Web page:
The long hair is unbound tonight. It too has a kind of shine, falling over my shoulders and farther down. I lift its weight and then draw it out. I feel it whisk behind me, across the wood of the bench, and then ravel it through the fingers of one hand, with the glossed tips of my nails (that's Coral) wound into it. I'm considering the word, pelt, as I lay the hair along the sleeve of my jacket, but that's not quite what I want—with the differences in the way the hair strands, its tendency to draw together at some points, to divide at others, it's more like: hair...falls. Here on the bench with the cars passing not far away on Stockton Drive, I let the words drift...a highway in mountains, a trail to a lake, a climb that brings you to the turn of some stream. You're standing among the rocks where the flow breaks, drops—there's a haze of spray, the wall where the current braids itself together, a gap between what you're seeing—smooth twist of the water—and what you're hearing—parting, spill.
      It might be that she's emptied the glass, even the bottle. Her boredom up there, contemplating this lull in the action, pause going bad as it continues too long, could spur her to any number of things. A rap on the horn dissolving this mist I'm inhabiting, the light and float. Or she slams the door—do I hear it now?—in a condition fairly pissed, deciding she has to come down here to get me moving. Or—as per my request—might she be coming without a sound through the little subway with its banked lights, a stalk through the bushes up there on the slope of the road, collecting herself around the eye of the lens? Or decides tonight is enough. Finally carrying through on one of several threats, she starts her car, loops once past me, flash of her lights on Stockton, a good-humored shout (I wonder which name?), a last friendly toot of the horn. Does the strand.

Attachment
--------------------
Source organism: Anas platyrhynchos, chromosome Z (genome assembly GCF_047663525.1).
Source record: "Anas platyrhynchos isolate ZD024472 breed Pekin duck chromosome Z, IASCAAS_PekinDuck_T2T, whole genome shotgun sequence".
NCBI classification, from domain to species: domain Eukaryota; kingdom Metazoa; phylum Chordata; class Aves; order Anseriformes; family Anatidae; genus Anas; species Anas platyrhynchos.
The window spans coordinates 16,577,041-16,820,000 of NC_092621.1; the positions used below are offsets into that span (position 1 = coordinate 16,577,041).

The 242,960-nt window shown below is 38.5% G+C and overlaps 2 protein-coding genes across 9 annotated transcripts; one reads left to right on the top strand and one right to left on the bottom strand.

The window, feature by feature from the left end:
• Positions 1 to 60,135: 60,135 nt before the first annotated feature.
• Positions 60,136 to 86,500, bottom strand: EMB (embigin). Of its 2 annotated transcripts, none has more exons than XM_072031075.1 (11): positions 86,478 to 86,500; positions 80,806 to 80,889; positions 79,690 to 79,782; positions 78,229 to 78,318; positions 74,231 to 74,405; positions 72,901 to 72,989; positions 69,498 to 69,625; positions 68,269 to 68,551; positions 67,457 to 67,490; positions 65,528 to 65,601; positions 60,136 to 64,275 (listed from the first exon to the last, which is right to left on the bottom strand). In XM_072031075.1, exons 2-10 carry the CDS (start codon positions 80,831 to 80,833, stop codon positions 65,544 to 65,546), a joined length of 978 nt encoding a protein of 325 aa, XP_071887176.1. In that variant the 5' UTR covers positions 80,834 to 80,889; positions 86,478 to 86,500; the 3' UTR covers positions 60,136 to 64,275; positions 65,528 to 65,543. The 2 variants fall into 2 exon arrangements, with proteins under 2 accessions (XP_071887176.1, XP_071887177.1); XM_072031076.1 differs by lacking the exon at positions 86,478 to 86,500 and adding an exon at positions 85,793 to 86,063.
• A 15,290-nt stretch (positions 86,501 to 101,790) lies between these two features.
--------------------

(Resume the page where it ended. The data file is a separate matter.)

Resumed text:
Sliding again, I adjust myself—knees together now, stilling of angles as I fumble in my bag, bring out the mirror-compact, zero in on my face and then swing to the trees around it, sky, the headlights running along the grass, jumped windows of the highrise building the next street over, a second catch of my eyes (I stop over the word for this— Objectified? Transfixed? No.). I pull my hair forward, over the face, my vision threading into it, the mirror intermittent, blanked but occasionally catching a lip's edge (that's Really Red), the smooth of cheek (Cover Girl: Brunette), the buried coin of an earring. I'm looking into something like a water. I listen to my body for sounds—some heart thudding, organ's wake—but there's nothing in particular....
      Well, say a trembling. It's so slight and becoming so familiar I'm correcting for it as though I'm in a suit, pressurized, timing to the last second when what— The water runs out? The air?
      Or what could be like music there, coming in or passing out—something rustling with the visual frottage of the compact-mirror which in the hand seems no longer under my control but moving on its own, as though in an attempt to signal to itself. I'm just its operator; a little dizzy.


—You'd be some bloody supernal being, wouldn't you?
      She writes this in the letter that comes some months later.